Allison Williams’ Defense Of Her Father Isn’t The Best Part Of Her 92Y Interview

Photo: Gregory Pace/BEImages.
On Wednesday night, Seth Meyers interviewed Allison Williams at the 92Y. The very first question Meyers asked the actress is how she and her family were doing, given the difficult times they were experiencing. Her father, news anchor Brian Williams, was suspended for six months without pay from his job at NBC Nightly News for falsely reporting being in a shot-down helicopter in Iraq. The 92Y prohibited any recordings at the event, but from my chicken-scratched notes of Williams' eloquent — albeit brief — discussion of her father, I can tell you she came to his defense in full. The actress acknowledged that it's been challenging for her family, and it's part of the reason she's postponed her wedding plans. But, she also shared that she's been overwhelmed with love and support from friends, colleagues, and even strangers. "He's a really good man," she told Meyers and the audience. "He's an honest man. He's a truthful man," who she "can't wait to see back on TV." 
There's a reason Meyers asked that question first — to get it out of the way. Williams' appearance at the 92Y wasn't to be her father's PR machine. And, the real takeaways of her interview are about the compelling things she had to say about the roles available for women both in film and television. Below, some thoughts from the Girls actress that probably won't get enough press today. The industry tends to cast male leads first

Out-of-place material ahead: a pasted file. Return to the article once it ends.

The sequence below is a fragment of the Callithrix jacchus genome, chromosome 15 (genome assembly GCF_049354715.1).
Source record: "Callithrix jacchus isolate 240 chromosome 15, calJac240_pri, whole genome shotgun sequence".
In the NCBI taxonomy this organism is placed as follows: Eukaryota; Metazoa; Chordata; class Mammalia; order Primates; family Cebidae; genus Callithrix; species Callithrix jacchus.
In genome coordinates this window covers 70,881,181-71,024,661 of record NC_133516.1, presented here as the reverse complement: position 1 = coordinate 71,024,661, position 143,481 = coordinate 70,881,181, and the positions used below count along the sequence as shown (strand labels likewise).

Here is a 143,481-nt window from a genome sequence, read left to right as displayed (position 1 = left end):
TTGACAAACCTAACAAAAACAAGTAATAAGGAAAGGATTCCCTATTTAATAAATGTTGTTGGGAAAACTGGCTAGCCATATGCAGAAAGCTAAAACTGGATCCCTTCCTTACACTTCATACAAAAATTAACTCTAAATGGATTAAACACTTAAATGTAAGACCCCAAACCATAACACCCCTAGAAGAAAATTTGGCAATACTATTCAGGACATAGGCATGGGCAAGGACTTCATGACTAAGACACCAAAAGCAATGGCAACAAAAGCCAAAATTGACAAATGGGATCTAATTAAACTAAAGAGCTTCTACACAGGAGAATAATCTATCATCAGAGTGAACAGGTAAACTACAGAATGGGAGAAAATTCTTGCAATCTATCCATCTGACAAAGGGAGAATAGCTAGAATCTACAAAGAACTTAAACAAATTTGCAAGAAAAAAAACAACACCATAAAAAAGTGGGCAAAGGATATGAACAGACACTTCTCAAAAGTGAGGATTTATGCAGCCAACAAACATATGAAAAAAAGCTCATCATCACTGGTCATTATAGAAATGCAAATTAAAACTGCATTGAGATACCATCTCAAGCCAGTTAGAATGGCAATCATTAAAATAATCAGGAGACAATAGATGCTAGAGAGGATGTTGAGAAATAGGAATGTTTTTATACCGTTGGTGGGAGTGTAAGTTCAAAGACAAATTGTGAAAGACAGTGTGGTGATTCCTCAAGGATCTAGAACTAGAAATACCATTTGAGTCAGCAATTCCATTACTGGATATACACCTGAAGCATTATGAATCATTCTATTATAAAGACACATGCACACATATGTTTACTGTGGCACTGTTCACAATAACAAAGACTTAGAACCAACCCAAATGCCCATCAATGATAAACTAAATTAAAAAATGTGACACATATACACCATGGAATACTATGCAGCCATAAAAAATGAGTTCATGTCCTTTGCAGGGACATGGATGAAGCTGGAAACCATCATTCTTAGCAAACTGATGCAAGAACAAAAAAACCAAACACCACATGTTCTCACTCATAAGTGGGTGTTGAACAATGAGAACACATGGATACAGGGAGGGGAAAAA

She wishes it wasn't this way, but Williams said in her experience, films are cast first with male leads, then with female counterparts. She believes this is an outdated practice, and that the industry "needs to catch up with itself." Word. She's turned down movie roles that weren't substantial enough
The actress shared that she won't take a role if it's not a character she feels she truly knows and understands, or wants to know and understand. Too often, she's heard that in films the directors "like their women simple."
The reason more women are moving to television
Williams explained that, as a result of aforementioned terrible industry standards and practices, more women are taking roles on television. As she explained, they get more hours on screen and more dialogue that way. Women are bankable
Williams doesn't understand why Hollywood is so afraid to make a female-centric film. "Women are bankable," she told the 92Y audience. "We bring in money." To back up that claim, she cited such powerhouse films as BraveFrozen, and The Hunger Games. Boom.

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